Going Down The List: Kyousou Giga (TV)


Like Giant Robo, Kyousougiga makes me feel like I don’t get it. Unlike Giant Robo, though, I really liked Kyousougiga, and I feel like the reason I didn’t like the last 4 episodes as much as the first 6(or 7, if you count episode 00) is just because I fell of the theme/symbolism wagon. It started airing only around 9 months after I’d started watching anime, so I didn’t have much experience with “deeper” kinds of stories, and I’ve never read Alice in Wonderland so I didn’t get those thematic references either. This annoys me a lot, so I’m probably going to eventually rewatch Kyousougiga so I can hopefully write more about it.

But I digress from the future, because now is now and I think I have some things to say in the present. Kyousougiga is a beautiful show. Not just in terms of visual style, composition and quality, but also in how it has the power to evoke strong feelings. In that sense, it’s beautiful to me not in the material way in which I usually use the word but in the subconscious and indescribable, primal way. Part of the reason for this, I feel, is the way the story is paced. Episode 00, which I thoroughly liked (unlike some people, though I understand why they didn’t), sort of gives the gist of what’s going to happen in the next 6 episodes, and episodes 1-6 are, in turn, split between telling the background stories of the characters and advancing the “present/current” storyline. In particular, I loved Koto’s, Yakushimaru’s and Yase’s background stories.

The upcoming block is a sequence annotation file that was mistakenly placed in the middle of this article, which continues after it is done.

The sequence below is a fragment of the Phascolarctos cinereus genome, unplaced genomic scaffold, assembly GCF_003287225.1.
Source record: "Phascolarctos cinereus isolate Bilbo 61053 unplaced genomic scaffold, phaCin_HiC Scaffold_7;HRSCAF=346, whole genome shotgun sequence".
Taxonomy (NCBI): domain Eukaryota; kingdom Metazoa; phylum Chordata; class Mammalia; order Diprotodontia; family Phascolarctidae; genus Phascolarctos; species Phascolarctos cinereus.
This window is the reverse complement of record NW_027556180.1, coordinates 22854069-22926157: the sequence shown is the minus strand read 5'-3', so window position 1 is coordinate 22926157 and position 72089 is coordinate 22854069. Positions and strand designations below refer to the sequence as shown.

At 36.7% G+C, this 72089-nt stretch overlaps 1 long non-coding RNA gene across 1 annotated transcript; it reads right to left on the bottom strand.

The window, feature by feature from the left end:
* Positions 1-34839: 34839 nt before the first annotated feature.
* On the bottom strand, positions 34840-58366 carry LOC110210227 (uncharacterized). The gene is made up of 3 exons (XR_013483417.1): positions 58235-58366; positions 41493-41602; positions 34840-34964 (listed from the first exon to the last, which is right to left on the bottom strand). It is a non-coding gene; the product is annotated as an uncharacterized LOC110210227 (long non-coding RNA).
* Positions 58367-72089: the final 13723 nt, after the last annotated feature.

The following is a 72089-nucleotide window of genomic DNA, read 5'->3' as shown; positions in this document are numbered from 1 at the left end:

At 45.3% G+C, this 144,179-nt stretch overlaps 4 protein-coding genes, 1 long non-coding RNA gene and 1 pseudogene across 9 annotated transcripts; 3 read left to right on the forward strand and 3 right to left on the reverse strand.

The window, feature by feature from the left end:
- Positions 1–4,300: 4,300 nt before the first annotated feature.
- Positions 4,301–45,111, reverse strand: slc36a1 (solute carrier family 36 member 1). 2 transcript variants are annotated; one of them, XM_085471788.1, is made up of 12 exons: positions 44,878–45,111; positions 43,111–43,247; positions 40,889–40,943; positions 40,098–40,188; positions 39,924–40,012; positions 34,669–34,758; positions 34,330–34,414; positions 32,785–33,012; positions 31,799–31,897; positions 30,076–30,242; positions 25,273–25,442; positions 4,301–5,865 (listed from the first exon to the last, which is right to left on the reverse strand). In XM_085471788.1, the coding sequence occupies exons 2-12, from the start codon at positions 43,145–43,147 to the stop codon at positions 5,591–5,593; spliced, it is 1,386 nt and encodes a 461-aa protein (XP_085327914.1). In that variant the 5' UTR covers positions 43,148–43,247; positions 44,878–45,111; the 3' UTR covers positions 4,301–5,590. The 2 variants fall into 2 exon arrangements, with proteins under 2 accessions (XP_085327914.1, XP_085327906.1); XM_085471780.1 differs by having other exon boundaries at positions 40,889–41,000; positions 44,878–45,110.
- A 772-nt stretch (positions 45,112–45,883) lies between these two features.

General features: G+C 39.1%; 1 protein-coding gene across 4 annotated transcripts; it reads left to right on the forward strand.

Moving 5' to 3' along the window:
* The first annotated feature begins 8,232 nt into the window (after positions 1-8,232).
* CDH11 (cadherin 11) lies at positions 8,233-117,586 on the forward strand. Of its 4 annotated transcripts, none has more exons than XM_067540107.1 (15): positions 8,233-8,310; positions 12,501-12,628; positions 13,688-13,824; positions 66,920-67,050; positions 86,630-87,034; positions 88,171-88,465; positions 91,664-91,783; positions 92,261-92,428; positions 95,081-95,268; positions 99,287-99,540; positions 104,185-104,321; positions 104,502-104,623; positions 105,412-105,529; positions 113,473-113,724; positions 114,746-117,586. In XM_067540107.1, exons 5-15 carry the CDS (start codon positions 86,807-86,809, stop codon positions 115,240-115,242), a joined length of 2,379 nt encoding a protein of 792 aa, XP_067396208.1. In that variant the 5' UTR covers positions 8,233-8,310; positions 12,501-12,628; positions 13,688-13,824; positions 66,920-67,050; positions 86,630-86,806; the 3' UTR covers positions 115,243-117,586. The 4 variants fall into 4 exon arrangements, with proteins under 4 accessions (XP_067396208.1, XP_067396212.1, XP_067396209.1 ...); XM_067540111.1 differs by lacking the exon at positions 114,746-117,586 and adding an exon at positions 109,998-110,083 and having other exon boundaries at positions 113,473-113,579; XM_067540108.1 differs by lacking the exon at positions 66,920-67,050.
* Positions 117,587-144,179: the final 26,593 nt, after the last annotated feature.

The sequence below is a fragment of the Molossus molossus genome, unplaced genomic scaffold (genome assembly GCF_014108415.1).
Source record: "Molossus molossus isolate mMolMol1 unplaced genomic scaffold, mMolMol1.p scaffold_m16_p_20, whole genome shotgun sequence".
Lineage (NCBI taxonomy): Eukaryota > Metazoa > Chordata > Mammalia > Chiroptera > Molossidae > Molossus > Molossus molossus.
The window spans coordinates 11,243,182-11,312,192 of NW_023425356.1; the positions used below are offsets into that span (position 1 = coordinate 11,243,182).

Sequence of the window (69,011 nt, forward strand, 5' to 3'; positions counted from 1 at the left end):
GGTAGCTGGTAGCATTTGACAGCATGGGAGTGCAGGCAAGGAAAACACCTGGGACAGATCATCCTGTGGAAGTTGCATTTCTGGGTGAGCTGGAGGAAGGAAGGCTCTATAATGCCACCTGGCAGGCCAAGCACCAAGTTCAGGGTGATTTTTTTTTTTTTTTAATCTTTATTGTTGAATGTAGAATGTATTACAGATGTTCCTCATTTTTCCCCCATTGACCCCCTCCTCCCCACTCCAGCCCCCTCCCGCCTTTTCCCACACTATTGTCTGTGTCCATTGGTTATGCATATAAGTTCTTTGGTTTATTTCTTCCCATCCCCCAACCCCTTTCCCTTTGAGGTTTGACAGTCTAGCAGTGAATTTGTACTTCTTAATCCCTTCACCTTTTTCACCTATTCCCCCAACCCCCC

It sort of makes sense, then, that the show “lost me” (so to speak), with episode 7, when the present/current storyline takes over and starts moving into territory unknown to episode 00. To simplify the gist that I got, I think the last arc of the show is about prophecies and how the expectation of prophecies being fulfilled relates to the expectations that parents have of their children, as well as how those expectations and the conditions of their fulfillment change and are warped by the experiences and growth of both parents and children. The fact that, on a more practical level, the show is about gods and priests highlights that conflict between parent and child by drawing parallels to the conflict between god and man. To put it crudely, when a god becomes the parent of an independent human child, most mythologies agree that shit gets problematic. This is what I think Kyousougiga is about. Maybe. I still really do need to watch it again.


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